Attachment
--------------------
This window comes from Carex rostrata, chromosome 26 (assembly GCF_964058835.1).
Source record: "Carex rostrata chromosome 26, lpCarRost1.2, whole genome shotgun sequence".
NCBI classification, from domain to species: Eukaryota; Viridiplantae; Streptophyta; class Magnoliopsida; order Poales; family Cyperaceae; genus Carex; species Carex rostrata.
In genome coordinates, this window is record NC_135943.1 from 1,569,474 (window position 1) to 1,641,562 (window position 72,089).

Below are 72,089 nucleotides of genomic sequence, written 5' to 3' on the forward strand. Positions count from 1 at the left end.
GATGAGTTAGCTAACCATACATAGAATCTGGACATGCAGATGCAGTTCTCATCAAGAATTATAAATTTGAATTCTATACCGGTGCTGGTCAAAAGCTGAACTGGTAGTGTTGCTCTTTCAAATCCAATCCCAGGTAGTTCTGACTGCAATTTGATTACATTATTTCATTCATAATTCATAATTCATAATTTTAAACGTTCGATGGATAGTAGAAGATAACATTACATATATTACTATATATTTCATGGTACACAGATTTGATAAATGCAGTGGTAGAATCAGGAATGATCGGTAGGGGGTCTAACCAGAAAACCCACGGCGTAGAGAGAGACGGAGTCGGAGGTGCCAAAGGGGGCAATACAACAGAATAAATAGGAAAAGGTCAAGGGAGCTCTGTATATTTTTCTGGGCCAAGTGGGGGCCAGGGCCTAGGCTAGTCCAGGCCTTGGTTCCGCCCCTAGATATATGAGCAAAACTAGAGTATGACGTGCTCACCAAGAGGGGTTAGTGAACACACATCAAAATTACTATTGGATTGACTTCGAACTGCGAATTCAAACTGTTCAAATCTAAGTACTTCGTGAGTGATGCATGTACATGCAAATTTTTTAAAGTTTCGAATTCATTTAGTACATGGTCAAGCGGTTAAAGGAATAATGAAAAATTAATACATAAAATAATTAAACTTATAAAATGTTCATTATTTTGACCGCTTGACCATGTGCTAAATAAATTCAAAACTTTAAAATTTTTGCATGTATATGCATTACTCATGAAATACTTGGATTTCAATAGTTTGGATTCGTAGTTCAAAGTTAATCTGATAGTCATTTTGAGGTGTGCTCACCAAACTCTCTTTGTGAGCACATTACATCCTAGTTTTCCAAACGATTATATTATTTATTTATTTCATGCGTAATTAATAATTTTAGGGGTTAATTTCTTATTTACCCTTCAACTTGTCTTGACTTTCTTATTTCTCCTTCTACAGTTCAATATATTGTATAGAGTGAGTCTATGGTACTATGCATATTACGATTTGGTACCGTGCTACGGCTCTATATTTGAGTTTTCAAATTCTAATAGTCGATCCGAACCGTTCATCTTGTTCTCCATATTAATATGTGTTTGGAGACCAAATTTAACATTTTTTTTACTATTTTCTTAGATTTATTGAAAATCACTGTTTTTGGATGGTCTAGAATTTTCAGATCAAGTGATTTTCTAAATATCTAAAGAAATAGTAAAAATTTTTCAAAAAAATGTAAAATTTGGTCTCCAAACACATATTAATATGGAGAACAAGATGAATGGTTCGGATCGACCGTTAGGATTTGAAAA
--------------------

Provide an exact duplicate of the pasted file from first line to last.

This window comes from Carex rostrata, chromosome 26 (assembly GCF_964058835.1).
Source record: "Carex rostrata chromosome 26, lpCarRost1.2, whole genome shotgun sequence".
NCBI classification, from domain to species: Eukaryota; Viridiplantae; Streptophyta; class Magnoliopsida; order Poales; family Cyperaceae; genus Carex; species Carex rostrata.
In genome coordinates, this window is record NC_135943.1 from 1,569,474 (window position 1) to 1,641,562 (window position 72,089).

Below are 72,089 nucleotides of genomic sequence, written 5' to 3' on the forward strand. Positions count from 1 at the left end.
GATGAGTTAGCTAACCATACATAGAATCTGGACATGCAGATGCAGTTCTCATCAAGAATTATAAATTTGAATTCTATACCGGTGCTGGTCAAAAGCTGAACTGGTAGTGTTGCTCTTTCAAATCCAATCCCAGGTAGTTCTGACTGCAATTTGATTACATTATTTCATTCATAATTCATAATTCATAATTTTAAACGTTCGATGGATAGTAGAAGATAACATTACATATATTACTATATATTTCATGGTACACAGATTTGATAAATGCAGTGGTAGAATCAGGAATGATCGGTAGGGGGTCTAACCAGAAAACCCACGGCGTAGAGAGAGACGGAGTCGGAGGTGCCAAAGGGGGCAATACAACAGAATAAATAGGAAAAGGTCAAGGGAGCTCTGTATATTTTTCTGGGCCAAGTGGGGGCCAGGGCCTAGGCTAGTCCAGGCCTTGGTTCCGCCCCTAGATATATGAGCAAAACTAGAGTATGACGTGCTCACCAAGAGGGGTTAGTGAACACACATCAAAATTACTATTGGATTGACTTCGAACTGCGAATTCAAACTGTTCAAATCTAAGTACTTCGTGAGTGATGCATGTACATGCAAATTTTTTAAAGTTTCGAATTCATTTAGTACATGGTCAAGCGGTTAAAGGAATAATGAAAAATTAATACATAAAATAATTAAACTTATAAAATGTTCATTATTTTGACCGCTTGACCATGTGCTAAATAAATTCAAAACTTTAAAATTTTTGCATGTATATGCATTACTCATGAAATACTTGGATTTCAATAGTTTGGATTCGTAGTTCAAAGTTAATCTGATAGTCATTTTGAGGTGTGCTCACCAAACTCTCTTTGTGAGCACATTACATCCTAGTTTTCCAAACGATTATATTATTTATTTATTTCATGCGTAATTAATAATTTTAGGGGTTAATTTCTTATTTACCCTTCAACTTGTCTTGACTTTCTTATTTCTCCTTCTACAGTTCAATATATTGTATAGAGTGAGTCTATGGTACTATGCATATTACGATTTGGTACCGTGCTACGGCTCTATATTTGAGTTTTCAAATTCTAATAGTCGATCCGAACCGTTCATCTTGTTCTCCATATTAATATGTGTTTGGAGACCAAATTTAACATTTTTTTTACTATTTTCTTAGATTTATTGAAAATCACTGTTTTTGGATGGTCTAGAATTTTCAGATCAAGTGATTTTCTAAATATCTAAAGAAATAGTAAAAATTTTTCAAAAAAATGTAAAATTTGGTCTCCAAACACATATTAATATGGAGAACAAGATGAATGGTTCGGATCGACCGTTAGGATTTGAAAA